Book Recommendations for Summer Reading: Finding 'Good Fit' Books for Gifted Teens

Each reader is different, and not every reader is ready for the content they are able to read. That is the challenge of finding "good fit" books for advanced readers. These lists are just here to help you (and them) find some new books to read.

At each level, these are not all designed to be “challenge” books. Some are just strong middle-grade/YA fiction that students might enjoy reading or that a particular student may not have read yet. Students are—of course--welcome to seek a challenge on one of the older lists as well or to read a great book they’ve missed from an earlier recommended grade. Parents should advise re: content.

Also, the CCBC, an amazing children’s library resource out of the University of Wisconsin, has a
Web site full of lists. You can access their many recommendations here:

I have made three lists:
Books for rising 6th and 7th graders,
Books for rising 7th and 8th graders
Books for ri…

Success Is the Tip of the Iceberg

This sketchnote from Sylvia Duckworth illustrates a lesson that a lot of gifted middle school students are in the process of learning. For some, it is THE most important lesson they will learn in middle school.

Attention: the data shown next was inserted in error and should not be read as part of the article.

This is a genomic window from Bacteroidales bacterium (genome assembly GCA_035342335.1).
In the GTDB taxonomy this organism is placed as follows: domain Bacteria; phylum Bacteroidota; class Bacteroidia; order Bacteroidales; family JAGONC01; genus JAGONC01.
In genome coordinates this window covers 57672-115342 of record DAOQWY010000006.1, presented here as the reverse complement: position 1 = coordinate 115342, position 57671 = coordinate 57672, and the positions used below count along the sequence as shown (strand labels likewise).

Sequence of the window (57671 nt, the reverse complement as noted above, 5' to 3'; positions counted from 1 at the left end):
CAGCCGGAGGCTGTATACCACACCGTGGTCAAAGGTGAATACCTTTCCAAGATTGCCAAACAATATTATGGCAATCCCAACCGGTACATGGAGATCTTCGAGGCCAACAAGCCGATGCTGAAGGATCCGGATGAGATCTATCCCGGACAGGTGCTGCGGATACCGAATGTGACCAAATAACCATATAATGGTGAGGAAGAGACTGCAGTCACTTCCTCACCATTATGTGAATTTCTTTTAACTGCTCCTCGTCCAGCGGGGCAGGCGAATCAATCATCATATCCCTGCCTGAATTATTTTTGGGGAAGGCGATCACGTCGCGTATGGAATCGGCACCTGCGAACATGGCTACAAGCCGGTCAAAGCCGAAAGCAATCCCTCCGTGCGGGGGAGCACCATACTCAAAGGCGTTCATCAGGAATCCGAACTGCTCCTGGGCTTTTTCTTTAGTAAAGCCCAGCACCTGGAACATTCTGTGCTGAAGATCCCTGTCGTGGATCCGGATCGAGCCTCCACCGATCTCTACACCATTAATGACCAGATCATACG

Some thoughts about success: At times, students who are new to Seabury Middle School express shock or surprise when they are not initially successful. Success is not always easy.It can be easy at times. It can also take a lot of work. One type of success is not "worth" more than the other type.The end goal might look different to different people at different times.Being in a moment of failure, does not mean that a learner is at the end of their journey. It means they're on the path of learning. Students learn through a process of action, reflection and feedback, and then re-attempting that action. Their writing, thinking, reading, and discussion skills all improve in this way.
Students who struggles a lot the first time they complete a particular type of assignm…

Astronomy is a Great Distance Learning Subject

Seabury has an inquiry based science program. Inquiry is an investigative approach to teaching and learning. Students at Seabury get to explore solutions and develop explanations to phenomena they observe or learn about. This is much the same as what scientists do in the real world. They ask observe a phenomena, ask questions, and investigate. As they obtain new information their ideas and understanding change. Inquiry often begins with a counter intuitive or unexpected event. 
Astronomers investigate the universe using mathematics and electromagnetic radiation such as light, microwaves, and x-rays. Seabury students were presented with three interesting ways light interacts with with objects on earth to create images. One was its reflection on a spoon. The concave bowl of the spoon reflects a different image that the convex back of the spoon. Why? Students were asked to come up with their own question about the phenomena, this lead to ideas about why things appear smaller or larger a…

Asking Questions: The First Step toward Learning

Inquiry begins with wonder.

The middle school students are embarking on an exploration of world religions, and the first step that we took on our journey was one geared toward orienting themselves.